Moving Image Archive

/Moving Image Archive


IU Libraries Moving Image Archive is one of the world’s largest educational film and video collections. With more than 130,000 items spanning nearly 80 years of film production, the Archive is a member of the distinguished International Federation of Film Archives, the world’s leading association for film preservation.

The archive, protected at Indiana University's Ruth Lilly Auxiliary Library Facility, includes many rare and last-remaining copies of influential 20th-century films. 

Featured

Staff Directory

Moving Image Cataloger
(812) 856-7086
Assistant Film Archivist
(812) 855-6883
Film Digitization Specialist
(812) 855-7751
Assistant Film Archivist
(812) 855-2314
Director, IU Libraries Moving Image Archive
Associate Librarian
(812) 855-2523
Head Projectionist and Screening Room Coordinator
(812) 855-9806
Film Archivist
Assistant Librarian
812-856-7081
Moving Image Cataloger
(812) 856-7086
Assistant Film Archivist
(812) 856-7086

A love for film and history. A bold mission of preservation and restoration.

At IU Libraries Moving Image Archive, we believe preparing for the future means first understanding the past.  In classrooms and conferences, through consults and conservation, we proudly offer you a front row seat to history.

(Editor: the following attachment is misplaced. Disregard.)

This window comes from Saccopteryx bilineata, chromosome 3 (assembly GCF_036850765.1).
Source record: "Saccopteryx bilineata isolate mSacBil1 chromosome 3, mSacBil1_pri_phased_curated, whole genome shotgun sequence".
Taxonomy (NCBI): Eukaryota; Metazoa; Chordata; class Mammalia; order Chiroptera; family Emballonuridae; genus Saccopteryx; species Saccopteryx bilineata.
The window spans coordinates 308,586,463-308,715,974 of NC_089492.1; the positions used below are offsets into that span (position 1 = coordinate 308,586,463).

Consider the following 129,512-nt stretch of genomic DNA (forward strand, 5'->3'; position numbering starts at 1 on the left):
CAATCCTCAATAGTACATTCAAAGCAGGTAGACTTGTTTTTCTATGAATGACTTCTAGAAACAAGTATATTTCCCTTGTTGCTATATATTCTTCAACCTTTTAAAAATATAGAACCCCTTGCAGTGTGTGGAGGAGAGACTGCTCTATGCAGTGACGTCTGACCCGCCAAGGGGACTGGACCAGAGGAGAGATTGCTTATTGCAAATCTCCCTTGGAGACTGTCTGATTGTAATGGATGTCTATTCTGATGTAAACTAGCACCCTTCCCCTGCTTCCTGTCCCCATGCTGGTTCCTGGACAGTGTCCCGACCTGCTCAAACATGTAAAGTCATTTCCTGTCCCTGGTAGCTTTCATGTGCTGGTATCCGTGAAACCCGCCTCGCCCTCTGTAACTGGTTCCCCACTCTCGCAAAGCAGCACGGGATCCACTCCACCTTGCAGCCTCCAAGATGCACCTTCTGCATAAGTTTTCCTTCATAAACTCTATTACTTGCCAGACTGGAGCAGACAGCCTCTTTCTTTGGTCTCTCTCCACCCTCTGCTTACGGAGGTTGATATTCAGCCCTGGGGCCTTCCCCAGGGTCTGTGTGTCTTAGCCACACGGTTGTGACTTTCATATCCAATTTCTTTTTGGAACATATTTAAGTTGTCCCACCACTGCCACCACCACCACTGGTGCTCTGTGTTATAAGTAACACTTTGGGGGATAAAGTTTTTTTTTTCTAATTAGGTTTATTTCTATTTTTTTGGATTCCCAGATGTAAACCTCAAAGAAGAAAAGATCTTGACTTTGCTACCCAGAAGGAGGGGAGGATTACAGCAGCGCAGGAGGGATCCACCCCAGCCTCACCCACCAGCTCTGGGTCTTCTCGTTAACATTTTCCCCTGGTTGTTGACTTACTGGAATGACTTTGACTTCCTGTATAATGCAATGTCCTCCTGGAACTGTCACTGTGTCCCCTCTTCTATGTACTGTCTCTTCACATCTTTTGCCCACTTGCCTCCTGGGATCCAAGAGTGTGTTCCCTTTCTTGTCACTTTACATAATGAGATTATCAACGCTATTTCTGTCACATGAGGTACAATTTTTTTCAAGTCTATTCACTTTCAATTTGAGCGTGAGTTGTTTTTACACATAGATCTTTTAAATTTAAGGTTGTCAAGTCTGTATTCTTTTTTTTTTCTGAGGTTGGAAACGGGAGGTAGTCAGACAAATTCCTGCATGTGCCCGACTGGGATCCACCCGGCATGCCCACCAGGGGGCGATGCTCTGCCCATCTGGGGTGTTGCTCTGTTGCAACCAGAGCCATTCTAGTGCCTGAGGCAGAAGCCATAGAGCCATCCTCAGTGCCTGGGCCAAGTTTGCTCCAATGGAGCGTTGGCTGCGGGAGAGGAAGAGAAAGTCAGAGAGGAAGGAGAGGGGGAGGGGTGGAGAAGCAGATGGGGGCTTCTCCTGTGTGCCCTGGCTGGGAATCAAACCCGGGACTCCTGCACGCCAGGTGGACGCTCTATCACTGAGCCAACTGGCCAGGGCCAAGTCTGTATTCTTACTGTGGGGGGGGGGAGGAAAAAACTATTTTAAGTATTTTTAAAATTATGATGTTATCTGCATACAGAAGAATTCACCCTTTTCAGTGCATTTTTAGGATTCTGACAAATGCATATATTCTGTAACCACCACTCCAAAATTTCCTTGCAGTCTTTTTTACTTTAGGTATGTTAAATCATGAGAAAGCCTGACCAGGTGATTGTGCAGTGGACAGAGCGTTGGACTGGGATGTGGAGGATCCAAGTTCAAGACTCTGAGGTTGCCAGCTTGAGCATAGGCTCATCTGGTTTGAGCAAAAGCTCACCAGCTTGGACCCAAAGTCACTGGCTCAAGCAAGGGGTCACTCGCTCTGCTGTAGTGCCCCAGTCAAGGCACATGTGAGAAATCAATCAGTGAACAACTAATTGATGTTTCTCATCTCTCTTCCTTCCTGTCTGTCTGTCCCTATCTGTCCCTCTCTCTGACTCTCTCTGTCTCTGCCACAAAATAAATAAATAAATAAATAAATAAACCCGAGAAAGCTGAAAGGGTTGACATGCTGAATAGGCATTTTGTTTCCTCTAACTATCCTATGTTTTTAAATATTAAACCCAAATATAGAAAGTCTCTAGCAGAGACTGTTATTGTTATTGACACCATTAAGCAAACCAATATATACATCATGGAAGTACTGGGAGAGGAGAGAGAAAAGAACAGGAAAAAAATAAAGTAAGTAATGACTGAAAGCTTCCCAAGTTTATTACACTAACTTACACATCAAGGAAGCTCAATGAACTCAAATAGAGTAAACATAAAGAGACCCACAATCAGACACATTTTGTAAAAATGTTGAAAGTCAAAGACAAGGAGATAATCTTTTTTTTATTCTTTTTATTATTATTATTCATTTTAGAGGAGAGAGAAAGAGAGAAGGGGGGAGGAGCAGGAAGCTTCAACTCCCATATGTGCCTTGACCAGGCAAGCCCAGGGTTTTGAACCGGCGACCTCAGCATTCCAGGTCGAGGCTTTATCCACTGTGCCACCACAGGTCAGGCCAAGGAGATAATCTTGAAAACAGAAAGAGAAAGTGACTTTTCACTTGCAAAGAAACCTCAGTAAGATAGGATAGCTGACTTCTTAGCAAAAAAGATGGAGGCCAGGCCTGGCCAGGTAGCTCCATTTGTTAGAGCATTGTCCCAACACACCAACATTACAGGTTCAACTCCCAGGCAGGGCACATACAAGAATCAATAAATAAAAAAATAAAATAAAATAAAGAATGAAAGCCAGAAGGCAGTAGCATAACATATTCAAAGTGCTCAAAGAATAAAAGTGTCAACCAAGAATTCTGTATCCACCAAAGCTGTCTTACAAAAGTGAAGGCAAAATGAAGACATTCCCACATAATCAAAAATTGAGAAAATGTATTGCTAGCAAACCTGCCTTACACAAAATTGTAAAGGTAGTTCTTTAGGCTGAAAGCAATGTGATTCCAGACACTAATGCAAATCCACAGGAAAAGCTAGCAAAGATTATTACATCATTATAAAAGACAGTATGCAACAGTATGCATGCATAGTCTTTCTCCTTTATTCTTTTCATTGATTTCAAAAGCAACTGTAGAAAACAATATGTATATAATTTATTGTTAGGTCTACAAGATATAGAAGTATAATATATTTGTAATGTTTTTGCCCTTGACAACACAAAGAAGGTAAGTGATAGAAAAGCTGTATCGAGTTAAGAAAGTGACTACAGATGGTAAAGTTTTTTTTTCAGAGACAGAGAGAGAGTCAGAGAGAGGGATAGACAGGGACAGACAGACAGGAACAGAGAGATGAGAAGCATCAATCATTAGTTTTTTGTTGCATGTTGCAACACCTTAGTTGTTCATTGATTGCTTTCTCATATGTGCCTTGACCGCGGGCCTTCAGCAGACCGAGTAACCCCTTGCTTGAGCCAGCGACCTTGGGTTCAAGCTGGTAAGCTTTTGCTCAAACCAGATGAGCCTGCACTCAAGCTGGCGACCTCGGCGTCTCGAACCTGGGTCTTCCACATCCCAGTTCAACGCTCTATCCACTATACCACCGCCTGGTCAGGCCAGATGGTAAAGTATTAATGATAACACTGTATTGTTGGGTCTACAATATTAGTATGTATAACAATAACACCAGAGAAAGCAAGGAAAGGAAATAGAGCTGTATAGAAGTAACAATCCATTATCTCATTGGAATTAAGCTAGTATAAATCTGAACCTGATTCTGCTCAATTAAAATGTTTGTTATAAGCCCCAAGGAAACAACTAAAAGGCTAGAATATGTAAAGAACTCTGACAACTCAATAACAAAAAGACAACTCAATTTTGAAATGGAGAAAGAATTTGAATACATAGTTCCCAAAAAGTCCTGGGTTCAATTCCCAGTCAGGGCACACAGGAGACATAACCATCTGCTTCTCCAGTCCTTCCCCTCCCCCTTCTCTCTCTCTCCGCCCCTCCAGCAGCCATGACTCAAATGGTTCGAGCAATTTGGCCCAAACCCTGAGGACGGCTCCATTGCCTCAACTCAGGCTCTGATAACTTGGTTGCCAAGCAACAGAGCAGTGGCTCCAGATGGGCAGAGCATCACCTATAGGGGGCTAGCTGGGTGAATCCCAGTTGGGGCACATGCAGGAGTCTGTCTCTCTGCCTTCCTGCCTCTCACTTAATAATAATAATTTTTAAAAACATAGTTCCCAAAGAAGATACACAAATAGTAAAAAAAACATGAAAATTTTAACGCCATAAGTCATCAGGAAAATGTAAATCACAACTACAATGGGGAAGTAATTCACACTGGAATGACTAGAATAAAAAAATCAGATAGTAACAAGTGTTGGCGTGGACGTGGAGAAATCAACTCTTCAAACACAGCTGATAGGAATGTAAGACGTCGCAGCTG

We protect a collection of film and video well known as one of the largest and most comprehensive held by any American academic library. To provide a welcoming access point for the collection, which is stored off-site, the Archive’s space on the ground floor of the Herman B Wells Library offers state-of-the-art individual and small group screening facilities and a work room for film conservation. This space allows the Moving Image Archive to strengthen active partnerships with local, national, and international scholars, as well as encourage the use of rare, one-of-a-kind films in an environment designed to exhibit such treasures.